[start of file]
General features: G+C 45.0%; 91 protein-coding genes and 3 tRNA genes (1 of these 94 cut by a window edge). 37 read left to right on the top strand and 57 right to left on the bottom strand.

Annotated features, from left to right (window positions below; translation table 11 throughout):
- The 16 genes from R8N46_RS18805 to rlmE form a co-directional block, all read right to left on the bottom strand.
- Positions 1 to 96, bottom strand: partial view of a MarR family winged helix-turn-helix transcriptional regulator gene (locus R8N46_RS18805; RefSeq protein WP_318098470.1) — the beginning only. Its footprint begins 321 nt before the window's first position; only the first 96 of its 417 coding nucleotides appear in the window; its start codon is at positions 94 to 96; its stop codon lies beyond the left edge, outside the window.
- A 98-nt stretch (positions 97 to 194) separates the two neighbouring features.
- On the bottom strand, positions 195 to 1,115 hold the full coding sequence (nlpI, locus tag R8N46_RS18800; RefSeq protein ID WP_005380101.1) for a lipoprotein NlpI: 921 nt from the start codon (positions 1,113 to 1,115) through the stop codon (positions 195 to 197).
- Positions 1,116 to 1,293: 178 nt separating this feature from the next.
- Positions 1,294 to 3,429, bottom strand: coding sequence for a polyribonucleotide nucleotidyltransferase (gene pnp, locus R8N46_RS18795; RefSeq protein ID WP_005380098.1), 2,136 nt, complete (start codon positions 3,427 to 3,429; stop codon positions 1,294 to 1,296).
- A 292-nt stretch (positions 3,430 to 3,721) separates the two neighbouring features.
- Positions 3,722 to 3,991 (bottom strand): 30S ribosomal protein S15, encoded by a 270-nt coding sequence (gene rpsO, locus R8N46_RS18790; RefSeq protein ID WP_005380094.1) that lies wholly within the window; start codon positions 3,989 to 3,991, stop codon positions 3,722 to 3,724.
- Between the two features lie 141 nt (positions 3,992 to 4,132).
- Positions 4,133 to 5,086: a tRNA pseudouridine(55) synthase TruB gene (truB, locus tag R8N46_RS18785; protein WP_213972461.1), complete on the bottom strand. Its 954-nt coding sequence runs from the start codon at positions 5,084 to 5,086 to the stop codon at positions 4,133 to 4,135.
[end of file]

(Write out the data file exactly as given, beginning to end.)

General features: G+C 45.0%; 91 protein-coding genes and 3 tRNA genes (1 of these 94 cut by a window edge). 37 read left to right on the top strand and 57 right to left on the bottom strand.

Annotated features, from left to right (window positions below; translation table 11 throughout):
- The 16 genes from R8N46_RS18805 to rlmE form a co-directional block, all read right to left on the bottom strand.
- Positions 1 to 96, bottom strand: partial view of a MarR family winged helix-turn-helix transcriptional regulator gene (locus R8N46_RS18805; RefSeq protein WP_318098470.1) — the beginning only. Its footprint begins 321 nt before the window's first position; only the first 96 of its 417 coding nucleotides appear in the window; its start codon is at positions 94 to 96; its stop codon lies beyond the left edge, outside the window.
- A 98-nt stretch (positions 97 to 194) separates the two neighbouring features.
- On the bottom strand, positions 195 to 1,115 hold the full coding sequence (nlpI, locus tag R8N46_RS18800; RefSeq protein ID WP_005380101.1) for a lipoprotein NlpI: 921 nt from the start codon (positions 1,113 to 1,115) through the stop codon (positions 195 to 197).
- Positions 1,116 to 1,293: 178 nt separating this feature from the next.
- Positions 1,294 to 3,429, bottom strand: coding sequence for a polyribonucleotide nucleotidyltransferase (gene pnp, locus R8N46_RS18795; RefSeq protein ID WP_005380098.1), 2,136 nt, complete (start codon positions 3,427 to 3,429; stop codon positions 1,294 to 1,296).
- A 292-nt stretch (positions 3,430 to 3,721) separates the two neighbouring features.
- Positions 3,722 to 3,991 (bottom strand): 30S ribosomal protein S15, encoded by a 270-nt coding sequence (gene rpsO, locus R8N46_RS18790; RefSeq protein ID WP_005380094.1) that lies wholly within the window; start codon positions 3,989 to 3,991, stop codon positions 3,722 to 3,724.
- Between the two features lie 141 nt (positions 3,992 to 4,132).
- Positions 4,133 to 5,086: a tRNA pseudouridine(55) synthase TruB gene (truB, locus tag R8N46_RS18785; protein WP_213972461.1), complete on the bottom strand. Its 954-nt coding sequence runs from the start codon at positions 5,084 to 5,086 to the stop codon at positions 4,133 to 4,135.